When I was in the Army we all got a 2 page hard copy with a visual called “Rubber balls vs glass balls” as an analogy for balancing the many day to day priorities of being an Officer. It was a compelling article that I’ve referred back to many times in life. I’ve spent the last couple years looking for it on the web, but with no luck here is my attempt to recreate it from scratch, by memory.
In the course of your career you will be faced with many tasks that compete for your time and attention. Some will be mundane tasks like reviewing your platoon’s suggestion box, others will be critical like reserving a slot at the firing range for when your platoon is scheduled for marksmanship training. Drop a mundane task and nothing will happen, at least initially. But drop a critical task and you will have a problem on your hands.
You can think of these as rubber balls and glass balls.
Drop a rubber ball and it will bounce harmlessly. I like to review our platoon’s suggestions each month but most of the items are complaints about things like double-duty and equipment maintenance that I can’t do anything about. Only occasionally is there anything of any real value. So it is really OK if I’m late once in a while. The CO just suggested I check it – he didn’t say I had to. *bounce*
But drop a glass ball and there are immediate consequences that may be detrimental to your career. Miss the range and your platoon doesn’t shoot. If this causes the battalion to get certified late, it won’t go over well at the top. And the disappointment will roll downhill. To make matters worse, a memo went out reminding everyone to sign-up early to prevent such a thing from happening. The CO trusted you to follow through and now he’s on the hot seat. Don’t think he’ll forget when it comes time to review you at the end of the year. *crash*
Good officers immediately recognize and can triage all of their various tasks into glass balls and rubber balls and handle them accordingly. They don’t waste time on rubber balls, if there are glass balls at risk of being dropped.
But what if it isn’t so obvious whether it is a glass ball or a rubber ball? In such cases, it is always important to clarify the task with your superior or the requester of the task. Ultimately, the nature of a ball, glass or rubber, is defined by the person assigning it. Many a glass ball has broken, to an officer’s surprise who thought it was just rubber.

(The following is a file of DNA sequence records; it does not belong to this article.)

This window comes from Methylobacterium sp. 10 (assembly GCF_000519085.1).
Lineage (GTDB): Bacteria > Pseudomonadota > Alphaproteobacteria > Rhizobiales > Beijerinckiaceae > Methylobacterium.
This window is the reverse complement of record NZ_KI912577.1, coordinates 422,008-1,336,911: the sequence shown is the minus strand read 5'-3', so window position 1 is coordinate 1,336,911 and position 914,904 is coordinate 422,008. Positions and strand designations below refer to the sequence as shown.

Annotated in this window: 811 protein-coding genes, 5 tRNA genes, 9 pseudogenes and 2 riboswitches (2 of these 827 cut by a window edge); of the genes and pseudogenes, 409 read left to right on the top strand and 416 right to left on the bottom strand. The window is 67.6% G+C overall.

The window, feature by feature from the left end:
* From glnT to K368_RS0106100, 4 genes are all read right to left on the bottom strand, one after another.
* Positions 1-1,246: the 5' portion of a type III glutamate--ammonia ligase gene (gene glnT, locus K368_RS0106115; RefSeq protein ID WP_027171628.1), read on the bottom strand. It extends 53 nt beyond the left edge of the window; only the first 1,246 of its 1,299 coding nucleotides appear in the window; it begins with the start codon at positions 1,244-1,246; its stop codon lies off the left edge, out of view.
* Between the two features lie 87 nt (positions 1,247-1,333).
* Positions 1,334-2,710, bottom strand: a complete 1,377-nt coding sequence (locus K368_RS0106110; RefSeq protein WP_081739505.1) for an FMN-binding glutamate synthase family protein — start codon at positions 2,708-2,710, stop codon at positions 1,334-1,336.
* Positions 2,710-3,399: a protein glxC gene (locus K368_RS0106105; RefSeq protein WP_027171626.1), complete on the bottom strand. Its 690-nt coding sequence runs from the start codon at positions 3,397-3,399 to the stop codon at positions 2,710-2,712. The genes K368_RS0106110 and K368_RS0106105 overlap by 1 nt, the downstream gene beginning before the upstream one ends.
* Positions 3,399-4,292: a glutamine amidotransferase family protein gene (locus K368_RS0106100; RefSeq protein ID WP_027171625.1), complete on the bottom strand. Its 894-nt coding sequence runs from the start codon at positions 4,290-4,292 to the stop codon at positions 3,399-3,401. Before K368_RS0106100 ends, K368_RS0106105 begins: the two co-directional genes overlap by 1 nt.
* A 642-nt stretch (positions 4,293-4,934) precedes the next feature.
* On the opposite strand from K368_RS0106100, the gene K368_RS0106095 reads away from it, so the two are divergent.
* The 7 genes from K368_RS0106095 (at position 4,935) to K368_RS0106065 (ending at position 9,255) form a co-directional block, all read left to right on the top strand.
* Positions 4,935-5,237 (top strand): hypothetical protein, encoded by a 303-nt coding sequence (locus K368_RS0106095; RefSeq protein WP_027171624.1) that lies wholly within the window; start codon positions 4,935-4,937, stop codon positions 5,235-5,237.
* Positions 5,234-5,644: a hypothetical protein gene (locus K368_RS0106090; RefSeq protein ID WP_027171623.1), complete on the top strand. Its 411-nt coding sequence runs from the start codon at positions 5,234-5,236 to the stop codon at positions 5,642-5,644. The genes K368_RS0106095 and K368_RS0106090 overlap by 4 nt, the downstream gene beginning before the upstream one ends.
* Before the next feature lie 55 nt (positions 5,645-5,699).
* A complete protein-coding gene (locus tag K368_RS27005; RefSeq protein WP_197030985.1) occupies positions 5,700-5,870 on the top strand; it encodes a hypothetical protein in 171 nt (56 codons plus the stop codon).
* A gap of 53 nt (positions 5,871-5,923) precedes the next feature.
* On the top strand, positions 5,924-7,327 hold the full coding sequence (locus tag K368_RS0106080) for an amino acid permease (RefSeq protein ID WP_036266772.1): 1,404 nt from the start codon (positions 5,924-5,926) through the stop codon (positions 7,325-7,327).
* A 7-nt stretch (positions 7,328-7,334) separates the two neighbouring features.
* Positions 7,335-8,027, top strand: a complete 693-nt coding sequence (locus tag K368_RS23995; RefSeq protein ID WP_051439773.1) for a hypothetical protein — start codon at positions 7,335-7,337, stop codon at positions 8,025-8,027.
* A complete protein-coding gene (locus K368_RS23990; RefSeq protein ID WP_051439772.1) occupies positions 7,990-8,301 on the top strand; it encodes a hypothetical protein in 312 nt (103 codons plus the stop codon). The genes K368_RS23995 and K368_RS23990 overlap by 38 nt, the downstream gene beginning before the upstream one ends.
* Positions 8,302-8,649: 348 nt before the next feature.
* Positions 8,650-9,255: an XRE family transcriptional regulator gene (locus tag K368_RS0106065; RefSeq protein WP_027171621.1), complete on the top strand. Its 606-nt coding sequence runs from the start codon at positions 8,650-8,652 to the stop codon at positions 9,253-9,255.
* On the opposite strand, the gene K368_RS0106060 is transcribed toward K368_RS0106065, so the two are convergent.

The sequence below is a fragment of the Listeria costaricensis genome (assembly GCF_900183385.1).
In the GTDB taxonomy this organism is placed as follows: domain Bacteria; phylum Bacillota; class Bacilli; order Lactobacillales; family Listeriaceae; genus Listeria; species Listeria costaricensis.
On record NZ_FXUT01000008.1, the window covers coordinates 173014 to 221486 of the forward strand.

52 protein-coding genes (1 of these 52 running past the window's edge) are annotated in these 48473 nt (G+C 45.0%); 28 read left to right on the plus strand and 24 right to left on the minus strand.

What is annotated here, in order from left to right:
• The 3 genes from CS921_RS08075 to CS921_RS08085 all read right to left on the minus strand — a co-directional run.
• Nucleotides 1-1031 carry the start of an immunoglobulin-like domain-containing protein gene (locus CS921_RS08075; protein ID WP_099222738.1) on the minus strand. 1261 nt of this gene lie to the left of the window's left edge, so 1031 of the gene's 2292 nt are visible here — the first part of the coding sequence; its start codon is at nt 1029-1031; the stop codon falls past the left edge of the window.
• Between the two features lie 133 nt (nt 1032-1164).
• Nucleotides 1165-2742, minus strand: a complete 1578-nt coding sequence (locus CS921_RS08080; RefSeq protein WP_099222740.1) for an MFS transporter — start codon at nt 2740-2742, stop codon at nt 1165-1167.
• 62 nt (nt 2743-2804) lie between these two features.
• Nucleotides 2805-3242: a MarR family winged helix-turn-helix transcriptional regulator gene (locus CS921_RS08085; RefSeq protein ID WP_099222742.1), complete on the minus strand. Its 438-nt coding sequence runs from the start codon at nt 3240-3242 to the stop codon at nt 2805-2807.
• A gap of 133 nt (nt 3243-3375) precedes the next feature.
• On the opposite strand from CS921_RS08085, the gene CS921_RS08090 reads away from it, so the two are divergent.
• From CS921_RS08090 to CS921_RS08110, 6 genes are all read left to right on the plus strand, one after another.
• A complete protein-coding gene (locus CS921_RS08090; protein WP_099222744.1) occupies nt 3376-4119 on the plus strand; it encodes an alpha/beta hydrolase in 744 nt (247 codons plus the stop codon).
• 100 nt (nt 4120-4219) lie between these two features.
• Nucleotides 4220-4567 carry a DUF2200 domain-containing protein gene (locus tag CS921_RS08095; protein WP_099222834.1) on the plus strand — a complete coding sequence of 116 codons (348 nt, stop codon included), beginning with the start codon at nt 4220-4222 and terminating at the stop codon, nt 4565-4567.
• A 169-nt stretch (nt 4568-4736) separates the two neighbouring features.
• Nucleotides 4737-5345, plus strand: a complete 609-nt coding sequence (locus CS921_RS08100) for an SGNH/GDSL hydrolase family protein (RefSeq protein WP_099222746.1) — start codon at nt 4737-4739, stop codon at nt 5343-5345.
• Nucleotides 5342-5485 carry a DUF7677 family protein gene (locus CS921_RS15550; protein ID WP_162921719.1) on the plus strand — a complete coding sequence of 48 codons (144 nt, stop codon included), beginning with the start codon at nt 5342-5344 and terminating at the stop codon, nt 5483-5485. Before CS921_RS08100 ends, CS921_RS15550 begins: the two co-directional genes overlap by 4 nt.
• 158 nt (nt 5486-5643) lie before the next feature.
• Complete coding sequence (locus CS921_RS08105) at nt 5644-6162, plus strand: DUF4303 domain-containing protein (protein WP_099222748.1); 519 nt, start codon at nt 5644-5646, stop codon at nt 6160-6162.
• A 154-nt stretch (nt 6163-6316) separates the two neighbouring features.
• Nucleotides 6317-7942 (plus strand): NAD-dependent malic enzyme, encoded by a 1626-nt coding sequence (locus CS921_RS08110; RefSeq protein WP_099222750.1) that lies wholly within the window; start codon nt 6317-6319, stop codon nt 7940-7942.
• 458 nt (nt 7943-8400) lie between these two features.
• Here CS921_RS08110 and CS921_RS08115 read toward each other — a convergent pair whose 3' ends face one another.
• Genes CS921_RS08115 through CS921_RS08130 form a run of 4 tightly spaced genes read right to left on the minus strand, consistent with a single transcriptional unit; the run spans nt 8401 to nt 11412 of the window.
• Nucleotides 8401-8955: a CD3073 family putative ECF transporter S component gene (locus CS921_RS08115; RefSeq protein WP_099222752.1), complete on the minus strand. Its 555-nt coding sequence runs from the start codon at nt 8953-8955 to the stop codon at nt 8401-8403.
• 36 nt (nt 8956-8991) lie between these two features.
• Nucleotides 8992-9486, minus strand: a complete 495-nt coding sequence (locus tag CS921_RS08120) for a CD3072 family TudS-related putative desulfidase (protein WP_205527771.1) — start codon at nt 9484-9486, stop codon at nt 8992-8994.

List your current tasks by priority and delivery date. Review this list with your superior on an at least weekly, if not daily basis. Discuss the task itself and the priority. This will bring to light any glass balls that may be lurking in your list.
So I can let rubber balls bounce forever right? Wrong. Rubber balls do bounce but not forever. At some inopportune moment they will suddenly turn to glass and shatter. That suggestion box you haven’t reviewed now for 3 months contained multiple requests to fix the air conditioner in the barracks. When a complaint finally reached the CO he asked if you had any suggestions to that effect for which you had to reply that you had, but hadn’t checked. *crash*
Complete easy to accomplish tasks quickly regardless of their priority, otherwise they may be forgotten and ultimately become problematic
Your career in the military will be a constant juggling act of keeping a variety of tasks in motion, or balls in the air. When a task must be delayed or re-prioritized due to finite time resources, the effective officer will make a concerted effort to keep the glass balls in the air, while only letting the rubber balls drop. Reliably completing critical tasks on time is a cornerstone trait of successful officers in the Army and a strong indicator of long term success.
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